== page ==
willow had objected. "Is it promiscu
ous to catch somebody?"
"it depends upon whom you catch."
he answered, with a dry. whimsical
"Well. I don't catch anybody hut the
children.'' She looked up at him with
serious, inquiring eyes.
"Never mind, Polly. Your u'.itnes
aren't promiscuous." She did not hear
hi in. She was searching fir her book.
"is this what you are looking for."
he asked, drawing the missing article
from his pocket.
"< >!'.!" cried Polly, wit 11 a Hush of em
bnrrnssmcnt. "Mandy lold you."
"You've been working a loiig time on
??I thoughl I might help you if I
learned everything you told nie," slie
answered timidly, "i'.ut I don'l sup
pose I could."
"1 < an never lell you how much .vou
help 111.-. Pel y."
"Do I?" .-lie eii.-d eagerly. "I can
help more If you will only I I me. I
c'rtn teach a bigger; class til Sunday
school now. I I to Hie bO( I; of (tilth
"You did?" I!.- ? re!ended lo lie as
totllshcd. lie svas anxious t<> encour
age her enthnshiPm.
"hu' hum:" she answered solemnly.
A dreamy look cn'iu? (nib her eyes.
"!?.> you reincibbei' !,hti part Ilia! you
read to me the i'.r t day I came'." He
nodded, tie was thinking how care
free Ihey Were t ll :11 da.v. IiOW ItUpOH
slblo such problems -s the present one
'would have seemed llieill "I IttioW
every hit of wluil von read by heart,
it's < ur host! Sunday school lesson."
-So st '
i "Do you tllhllt now thai it Would be
best for me to ft i av.ayV" H\iO looked
I up Into his troubled face.
"Weil see. We'll see." he MUWU'fed.
then tried 10 turn her mind toward
other things. "ConiO, now; lei's find
rmt whether you do know your Sunday
school lesson. JTow does it begin?"
Tliero was no answer. She had turned
away with trembling lips. "And Ituih
said" - He took her two small hands
and drew her faCO toward him. mean
lug to prompt her.
" 'Kntreat me not to leave thee.'"she
pleaded, Her eyes met Ids. His face
was close to hers. The small features
befoie him were quivering witli emo
tion. She was so frail, ko helpless, so
easily within his grasp, uis muscles
grew tense, and his lips Closed firmly,
lie was battling with nn Impulse to
draw her toward him and conifer' her
(n the shelter of his strong, brave
arms. "They Shan't 1" ho cried, start
ing toward her.
Polly drew hack, overawed. Her
soul bU<J heard and seen the things re
vealed to each of us only once. She
Would never again he n child.
Douglas braced himself against the
back of the bench.
"What was the rest of the lesson?"
he asked In a firm, hard voice.
"I can't say It now," Tolly mur
mured. Her face was averted; her
white lids fluttered and closed.
"Nonsense'. Of course you can.
Come, come; I'll help you." Douglas
spoke sharply. He was almost vexed
with her and with himself for the
weakness that was so near overcom
ing them. "And Itutb said, 'Entreat
me not to leave thee'"?'
?"Or to return from following after
theo'"?she was struggling to keep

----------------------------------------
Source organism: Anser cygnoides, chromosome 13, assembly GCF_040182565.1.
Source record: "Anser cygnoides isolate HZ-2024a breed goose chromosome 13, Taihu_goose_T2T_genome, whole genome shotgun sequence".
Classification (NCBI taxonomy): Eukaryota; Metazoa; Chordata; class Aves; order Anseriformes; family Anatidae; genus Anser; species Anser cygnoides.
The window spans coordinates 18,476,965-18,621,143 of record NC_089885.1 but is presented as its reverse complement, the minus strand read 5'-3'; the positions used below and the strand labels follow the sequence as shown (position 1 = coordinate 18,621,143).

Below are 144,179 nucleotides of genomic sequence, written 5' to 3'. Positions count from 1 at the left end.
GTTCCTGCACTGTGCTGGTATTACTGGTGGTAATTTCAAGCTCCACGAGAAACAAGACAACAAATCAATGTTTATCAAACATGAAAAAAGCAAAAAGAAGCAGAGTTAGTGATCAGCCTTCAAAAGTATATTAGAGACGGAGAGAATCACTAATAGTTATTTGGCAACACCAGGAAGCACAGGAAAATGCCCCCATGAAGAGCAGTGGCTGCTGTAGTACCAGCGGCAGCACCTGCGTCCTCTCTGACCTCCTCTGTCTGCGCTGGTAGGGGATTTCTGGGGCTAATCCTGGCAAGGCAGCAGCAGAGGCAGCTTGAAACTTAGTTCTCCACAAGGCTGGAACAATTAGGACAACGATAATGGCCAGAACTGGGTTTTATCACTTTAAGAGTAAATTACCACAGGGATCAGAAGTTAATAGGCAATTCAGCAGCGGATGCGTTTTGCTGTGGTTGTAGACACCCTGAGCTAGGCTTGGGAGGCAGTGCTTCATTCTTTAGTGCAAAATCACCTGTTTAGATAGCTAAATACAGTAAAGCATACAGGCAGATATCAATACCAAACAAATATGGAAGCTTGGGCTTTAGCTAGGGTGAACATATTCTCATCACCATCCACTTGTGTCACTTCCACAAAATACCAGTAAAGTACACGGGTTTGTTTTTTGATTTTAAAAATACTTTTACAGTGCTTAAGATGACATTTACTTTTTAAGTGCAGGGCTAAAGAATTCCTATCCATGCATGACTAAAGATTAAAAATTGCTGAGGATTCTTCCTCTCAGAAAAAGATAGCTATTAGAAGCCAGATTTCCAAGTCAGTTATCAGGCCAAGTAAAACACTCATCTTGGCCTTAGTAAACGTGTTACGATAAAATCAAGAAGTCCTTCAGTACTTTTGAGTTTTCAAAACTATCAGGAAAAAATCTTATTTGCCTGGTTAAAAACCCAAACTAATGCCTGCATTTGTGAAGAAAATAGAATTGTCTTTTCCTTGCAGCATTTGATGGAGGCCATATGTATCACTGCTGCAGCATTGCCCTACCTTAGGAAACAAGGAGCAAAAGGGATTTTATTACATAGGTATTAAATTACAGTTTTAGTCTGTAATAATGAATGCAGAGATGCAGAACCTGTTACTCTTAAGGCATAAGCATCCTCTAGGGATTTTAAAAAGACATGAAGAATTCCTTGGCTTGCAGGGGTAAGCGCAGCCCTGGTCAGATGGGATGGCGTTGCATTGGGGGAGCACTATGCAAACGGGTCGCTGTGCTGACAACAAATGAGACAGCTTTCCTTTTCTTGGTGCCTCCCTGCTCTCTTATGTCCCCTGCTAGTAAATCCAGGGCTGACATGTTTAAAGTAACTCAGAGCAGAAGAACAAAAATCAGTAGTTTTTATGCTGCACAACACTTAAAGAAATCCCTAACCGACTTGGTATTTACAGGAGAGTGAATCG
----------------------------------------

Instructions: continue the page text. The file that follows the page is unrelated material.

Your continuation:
back the tears "'for whither thou
goest I will v.o. und where thou lodgest
I will lodge. Thy people shall be my
people and thy (Jod my'"? She
"That's rigid; go on," said Douglas,
striving to control the unsteadiness In
Ids own voice.
" 'Where thou dies! will I die.' " Her
arms w -nt out blindly.
"Oh, you won't send me away, will
you?" she sobbed. "I don't want to
learn anything else just except - from
you." she covered her face and
slipped, a little broken heap, at ills
In an Instant the pastor's strong
arms were about her; his stalwart body
was supporting her. "You shan't go
i away. I won't let you?I won't: Do
you hear me, Polly? I won't!"
I Her breath was warm against his
' cheek. lie could feel her tears, her
Itrtns about him, as site clung to him
helplessly, sobbing and quivering in
the shelter of his strong embrace.
"You are never going to leave tao
A new purpose had come Into his
j life, the realization of a new necessity,
and he knew that the fight which be
! must henceforth make for this child
' was the same that he must make for
To he continued,
How's This J
I We offer one Hundred Dollars ilo
' ward for any case of Catarrh that
cannot he cured by Hall's Catarrh
P. .1. c!i::.\":v *i CO.
We. the undersigned, have known
; I-'. .1. Cheney for the htsl l? yours, i;U(l
< believe him perfectly honorable in all
business transactions and llnaucially
fable to carry out any obligations
1 made by his firm.
WADDINO. KINN AN & MAIITIN.
Wholesale Druggists. Toledo, O.
Hall's Catarrh Cure Is taken inter
nally, acting directly upon the blood
and mucous surfaces of the system.
Testimonials sent tree. Price 7",
per bottle. Sold by all Druggists.
TO COXFKWKKATK VKTKRAXfS
Wishing to Go to Columbia
I.aurens. S. C. July 27, 1909.
The County Pension Board held a
meeting in June, notice of which was
published in the newspapers of the
county BO that every Veteran in the
county would know of the meeting.
This notice requested any Confed
erate Veteran who wished to go to
the Confederate Infirmary at Colum
bia, South Carolina, to come before
said Hoard at said* tone, at I.aurens
Court House for examination and rec
ommendation for admission. No Vet
eran came before the Hoard at that
time, so we hoped there was none so
destitute as to want to be sent.
Since Hint time i have been In
formed I lint Ihero are some Confed
erate Veteran-: in (he county Who de
sire to go ;o :! e Home in Columbia.
This lit lb give notice to :.'l con
cerned thai iho County Pension Hoard